Druids and Their Robes

At the recent OBOD East Coast Gathering, someone said “our robes are an outward manifestation of our inward spirituality.” None of us can remember who said it, but we’re sure they were right. We’ve been discussing what we wear and why on a private forum and the conversation has been excellent.

Like magical tools, magical clothing isn’t necessary, but it helps put us in the right frame of mind for ritual and magic. It also helps us express who we are and what we’re striving to become.

In the 1st century CE, the Roman Pliny the Elder wrote that Druids wore white robes. That is one of the few historical reports of the ancient Druids we have, and Druids since the Revival of the 18th century have worn white. Modern Druids are as individualistic as the rest of Western society, so while we tend to start with the basic white robe, there are at least as many variants on Druid robes as there are Druids.

Each of us has put a good amount of thought into our ritual garb, whether we made it ourselves, commissioned it from a sewing professional, or bought it off the rack. Those thoughts range from the spiritual to the artistic to the practical.

One word of wisdom: never let the lack of magical clothing keep you from attending a Druid or similar event, or from participating as fully as you can. Robes are nice but they aren’t necessary. Mix a white, green or black shirt with khakis or jeans and you’ll do just fine.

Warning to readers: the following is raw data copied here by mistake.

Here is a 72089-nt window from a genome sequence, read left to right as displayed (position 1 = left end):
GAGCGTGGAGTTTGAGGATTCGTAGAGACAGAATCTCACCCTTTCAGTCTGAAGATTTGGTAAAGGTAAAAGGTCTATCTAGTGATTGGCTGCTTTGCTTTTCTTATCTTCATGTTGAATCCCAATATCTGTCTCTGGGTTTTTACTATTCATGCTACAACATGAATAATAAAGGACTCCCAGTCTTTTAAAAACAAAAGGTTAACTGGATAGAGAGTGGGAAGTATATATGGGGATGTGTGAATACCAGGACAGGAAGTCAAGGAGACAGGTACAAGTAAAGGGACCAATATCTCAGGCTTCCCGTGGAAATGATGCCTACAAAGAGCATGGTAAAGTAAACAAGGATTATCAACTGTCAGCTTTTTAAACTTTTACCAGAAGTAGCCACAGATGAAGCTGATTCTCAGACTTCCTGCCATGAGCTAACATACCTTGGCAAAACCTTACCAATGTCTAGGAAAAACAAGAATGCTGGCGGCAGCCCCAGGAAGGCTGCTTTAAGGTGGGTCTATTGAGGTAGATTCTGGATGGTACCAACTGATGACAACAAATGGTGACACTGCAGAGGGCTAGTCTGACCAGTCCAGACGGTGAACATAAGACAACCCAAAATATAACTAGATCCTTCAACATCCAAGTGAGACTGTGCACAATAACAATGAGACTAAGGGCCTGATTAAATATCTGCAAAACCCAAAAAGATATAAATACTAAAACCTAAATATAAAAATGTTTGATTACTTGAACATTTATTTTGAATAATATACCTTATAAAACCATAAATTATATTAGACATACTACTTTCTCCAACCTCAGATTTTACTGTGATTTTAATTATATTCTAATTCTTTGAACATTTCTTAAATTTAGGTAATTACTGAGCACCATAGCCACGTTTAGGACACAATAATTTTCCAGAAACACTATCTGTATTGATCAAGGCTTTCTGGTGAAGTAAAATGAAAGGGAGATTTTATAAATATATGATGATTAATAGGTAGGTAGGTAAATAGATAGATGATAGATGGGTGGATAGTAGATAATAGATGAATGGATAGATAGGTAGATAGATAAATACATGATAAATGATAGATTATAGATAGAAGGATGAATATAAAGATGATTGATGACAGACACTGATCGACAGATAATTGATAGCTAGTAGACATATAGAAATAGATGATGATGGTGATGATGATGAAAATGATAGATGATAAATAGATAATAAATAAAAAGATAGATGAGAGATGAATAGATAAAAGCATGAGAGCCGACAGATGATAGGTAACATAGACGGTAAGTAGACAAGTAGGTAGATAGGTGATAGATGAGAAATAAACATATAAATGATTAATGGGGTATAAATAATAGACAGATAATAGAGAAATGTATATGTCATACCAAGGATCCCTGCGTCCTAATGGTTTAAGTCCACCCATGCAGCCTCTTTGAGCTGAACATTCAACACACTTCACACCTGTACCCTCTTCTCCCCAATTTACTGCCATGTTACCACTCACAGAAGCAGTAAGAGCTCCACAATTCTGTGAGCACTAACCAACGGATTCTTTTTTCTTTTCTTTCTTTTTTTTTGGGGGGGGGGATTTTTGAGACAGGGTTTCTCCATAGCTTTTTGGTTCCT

Now, here are some Druids and the stories of their robes, in their own words. Click on the photos to see the full-size versions.

Danaan, an OBOD Ovate from Florida

I made my first robe out of original 1940s-era green and purple shot silk, without a pattern. It was light and easy to pack for a pilgrimage to Ireland. The photo is at Tara Hill for Summer Solstice 2004.

My second robe is a more traditional off-white raw silk robe I made in 2005 after modifying a commercial pattern. I prefer natural, breathing fabrics for a number of reasons. When it’s hot I turn the sleeves to the inside and wear a robe as a cloak.

I only put on my robes for initiations or public rituals, which means as a now remote solitary practitioner a few times a year at most. I’ve never worried about the colors of my robes, those worn by others, or colors for ranks or grades – nor did my family or the Druids I was first introduced to as an adult. When I do don ritual apparel I tend to prefer the seeming neutrality of the off-white robe; for me it seems to allow more of the spirit of the ritual or energy to come forward. I’ve had some guidance to use a robe with grey in it, but it’s not quite time to go with a grey robe yet; though it would – ahem – match my hair more now.

In group ritual, special attire can be creatively used for symbolic portrayals or to help unify participation. But while robes can help put you in a ritual or sacred mindset, there are times when they may not be appropriate, like during solitary offerings or prayers in public places. This discussion topic made me realize that after years of solitary ritual and workings I now feel as if I am taking on the mantle of a robe regardless of what I am wearing during my ritual practice. And I still get to enjoy events where we all “robe-up”!